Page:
The Internet has given us a lot of wonderful things, including an infinite library of information on every academic subject imagineable, hilarious memes, Netflix (and chill), and Tumblr. But according to a new study by Russian software security group Kaspersky Lab, the Internet has also given us memory problems. Why must all good things be tinged with sadness? The world may never know. Maybe it's about balance. Or something.
We do know, however, that a study which included over 6,000 adults from all over Europe found that most people suffer from "digital amnesia." The researchers interviewed men and women between the ages of 16 and 55+ using an online survey in the UK, France, Germany, Italy, Spain, and the Benelux Union (which consists Belgium, the Netherlands, and Luxembourg), and the results are somewhat sobering. The found that most people don't retain information that they expect their phones to remember — like, for example, phone numbers. Furthermore, about 36 percent of people look up information on the Internet before trying to remember it themselves, and about 25 percent of people forget a fact they looked up on the Internet once they've already used it. The Daily Dot also referenced something called the "Google Effect," which causes us to remember where we found information but not necessarily what that information was. What good is the bibliography if it doesn't produce a paper?
In addition to forgetting information like phone numbers, dates, and facts, researchers are finding that Instagram could be causing people to forget details in an image they snapped when asked to describe it from memory. However, there didn't seem to be as much memory loss related to images they didn't actually photograph on their phones, so at least there's that.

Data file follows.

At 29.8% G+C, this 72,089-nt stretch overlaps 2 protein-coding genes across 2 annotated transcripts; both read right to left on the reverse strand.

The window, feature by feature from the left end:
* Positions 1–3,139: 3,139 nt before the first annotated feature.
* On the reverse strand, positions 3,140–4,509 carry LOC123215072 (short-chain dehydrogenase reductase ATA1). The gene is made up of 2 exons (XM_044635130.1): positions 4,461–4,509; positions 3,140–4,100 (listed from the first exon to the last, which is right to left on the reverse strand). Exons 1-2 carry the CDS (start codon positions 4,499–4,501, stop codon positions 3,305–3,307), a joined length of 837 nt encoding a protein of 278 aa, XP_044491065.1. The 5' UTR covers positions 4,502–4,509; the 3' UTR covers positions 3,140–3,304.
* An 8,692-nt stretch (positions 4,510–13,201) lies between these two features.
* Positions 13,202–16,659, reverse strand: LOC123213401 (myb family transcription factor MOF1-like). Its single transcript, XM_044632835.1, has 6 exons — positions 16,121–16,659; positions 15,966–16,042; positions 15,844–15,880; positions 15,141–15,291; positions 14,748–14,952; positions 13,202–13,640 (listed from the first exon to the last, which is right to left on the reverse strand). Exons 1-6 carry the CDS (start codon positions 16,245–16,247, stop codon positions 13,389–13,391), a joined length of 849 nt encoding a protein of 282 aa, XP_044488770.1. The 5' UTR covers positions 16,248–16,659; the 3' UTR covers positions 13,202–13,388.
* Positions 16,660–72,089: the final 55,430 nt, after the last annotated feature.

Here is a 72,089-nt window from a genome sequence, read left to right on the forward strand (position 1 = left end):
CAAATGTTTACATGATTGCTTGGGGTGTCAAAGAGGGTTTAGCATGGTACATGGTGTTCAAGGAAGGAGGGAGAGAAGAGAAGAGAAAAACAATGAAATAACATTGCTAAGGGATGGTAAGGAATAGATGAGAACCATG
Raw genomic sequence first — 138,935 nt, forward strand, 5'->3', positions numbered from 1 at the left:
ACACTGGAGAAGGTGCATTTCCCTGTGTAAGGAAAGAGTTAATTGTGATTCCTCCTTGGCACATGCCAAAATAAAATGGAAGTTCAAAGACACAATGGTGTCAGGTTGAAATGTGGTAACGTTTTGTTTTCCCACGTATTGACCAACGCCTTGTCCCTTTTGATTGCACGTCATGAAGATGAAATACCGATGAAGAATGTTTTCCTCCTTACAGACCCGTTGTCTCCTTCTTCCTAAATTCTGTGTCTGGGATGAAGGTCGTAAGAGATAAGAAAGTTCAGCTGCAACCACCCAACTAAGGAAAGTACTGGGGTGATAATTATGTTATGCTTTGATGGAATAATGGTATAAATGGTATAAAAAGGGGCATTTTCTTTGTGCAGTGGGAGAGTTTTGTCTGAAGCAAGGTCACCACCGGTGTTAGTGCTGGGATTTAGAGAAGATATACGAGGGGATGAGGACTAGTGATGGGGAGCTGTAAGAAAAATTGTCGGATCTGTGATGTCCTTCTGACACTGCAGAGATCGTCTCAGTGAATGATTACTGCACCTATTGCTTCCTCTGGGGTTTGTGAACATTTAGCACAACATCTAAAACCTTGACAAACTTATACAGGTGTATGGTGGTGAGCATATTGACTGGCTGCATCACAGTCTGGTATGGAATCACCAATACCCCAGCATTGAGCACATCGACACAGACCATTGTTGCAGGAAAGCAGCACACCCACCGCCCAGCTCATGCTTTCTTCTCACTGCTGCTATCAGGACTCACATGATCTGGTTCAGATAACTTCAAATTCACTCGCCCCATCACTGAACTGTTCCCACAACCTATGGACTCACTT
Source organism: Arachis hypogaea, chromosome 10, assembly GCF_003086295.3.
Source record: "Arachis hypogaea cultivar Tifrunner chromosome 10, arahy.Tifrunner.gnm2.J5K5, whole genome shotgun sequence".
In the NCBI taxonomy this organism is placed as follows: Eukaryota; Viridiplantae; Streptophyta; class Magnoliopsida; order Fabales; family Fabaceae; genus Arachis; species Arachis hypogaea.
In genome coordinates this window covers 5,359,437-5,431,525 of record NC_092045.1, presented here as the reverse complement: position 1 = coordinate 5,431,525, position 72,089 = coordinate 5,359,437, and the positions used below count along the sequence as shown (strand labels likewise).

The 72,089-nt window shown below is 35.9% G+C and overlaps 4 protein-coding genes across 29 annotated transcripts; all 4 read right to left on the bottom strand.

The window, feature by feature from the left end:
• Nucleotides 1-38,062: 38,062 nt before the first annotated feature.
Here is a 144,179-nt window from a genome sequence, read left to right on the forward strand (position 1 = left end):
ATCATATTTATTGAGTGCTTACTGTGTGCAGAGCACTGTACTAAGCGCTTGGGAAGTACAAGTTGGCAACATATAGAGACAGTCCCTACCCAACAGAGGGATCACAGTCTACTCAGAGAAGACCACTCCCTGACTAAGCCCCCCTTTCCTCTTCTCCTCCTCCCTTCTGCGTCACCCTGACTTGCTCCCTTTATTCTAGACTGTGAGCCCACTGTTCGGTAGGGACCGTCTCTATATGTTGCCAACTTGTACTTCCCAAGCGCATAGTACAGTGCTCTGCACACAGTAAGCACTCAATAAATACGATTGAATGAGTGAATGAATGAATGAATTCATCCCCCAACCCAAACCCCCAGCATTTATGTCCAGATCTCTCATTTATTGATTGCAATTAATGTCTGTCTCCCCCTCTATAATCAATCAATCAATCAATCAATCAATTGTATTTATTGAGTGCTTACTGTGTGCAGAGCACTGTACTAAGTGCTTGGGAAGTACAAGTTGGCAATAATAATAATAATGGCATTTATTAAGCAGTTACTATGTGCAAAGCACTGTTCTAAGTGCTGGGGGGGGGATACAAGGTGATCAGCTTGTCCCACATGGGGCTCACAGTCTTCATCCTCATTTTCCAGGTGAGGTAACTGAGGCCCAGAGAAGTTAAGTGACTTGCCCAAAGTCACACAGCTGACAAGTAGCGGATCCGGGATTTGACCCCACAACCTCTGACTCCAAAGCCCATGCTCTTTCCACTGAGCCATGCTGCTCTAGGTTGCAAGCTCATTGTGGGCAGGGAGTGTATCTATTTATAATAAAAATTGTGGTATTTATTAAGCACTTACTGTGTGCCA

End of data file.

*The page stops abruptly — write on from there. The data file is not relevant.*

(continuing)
Of course, its important to understand that a sample of 6,000 adults from one part of the world does not necessarily speak for the rest of the world; indeed, research that contradicts this latest study's findings has been published previously. A few years ago, a UCLA study found that doing basic web searches may actually enhance brain function; another, in 2014 found that Facebook and other networking sites may improve cognitive abilities in old age. It's true that I may not remember my brother's cell number without consulting my iPhone, but I will remember an status a friend posts on Facebook if it compels me, or an article I read on the Internet if brings out a certain emotion. Memory formation partially occurs when we care about something enough that we are able to make a connection with it or use it to make a connection with someone else we understand, and the internet isn't necessarily shifting that.
It's also important to note that before smartphones, we had address books to keep track of numbers we would otherwise forget. Before Instagram, we had film cameras used to immortalize images, people, and places. Before Twitter, we kept journals so we didn't forget a day or a moment. Documentation for memory preservation or aid isn't a new thing; it just happens to happen on a screen now.
And of course, there are a lot of ways to keep your memory sharp. There's some debate about whether "brain training" or "memory training" programs like Lumosity are actually effective (for what it's worth, the research points to "no") — but there are a wide variety of other simple lifestyle changes you can make to prevent yourself from fallng prey to this Internet memory drain. Incorporating more aerobic exercise, getting more sleep, turning screens off at least an hour before bed, and taking supplements like Omega-3 might all help, so they're worth a shot.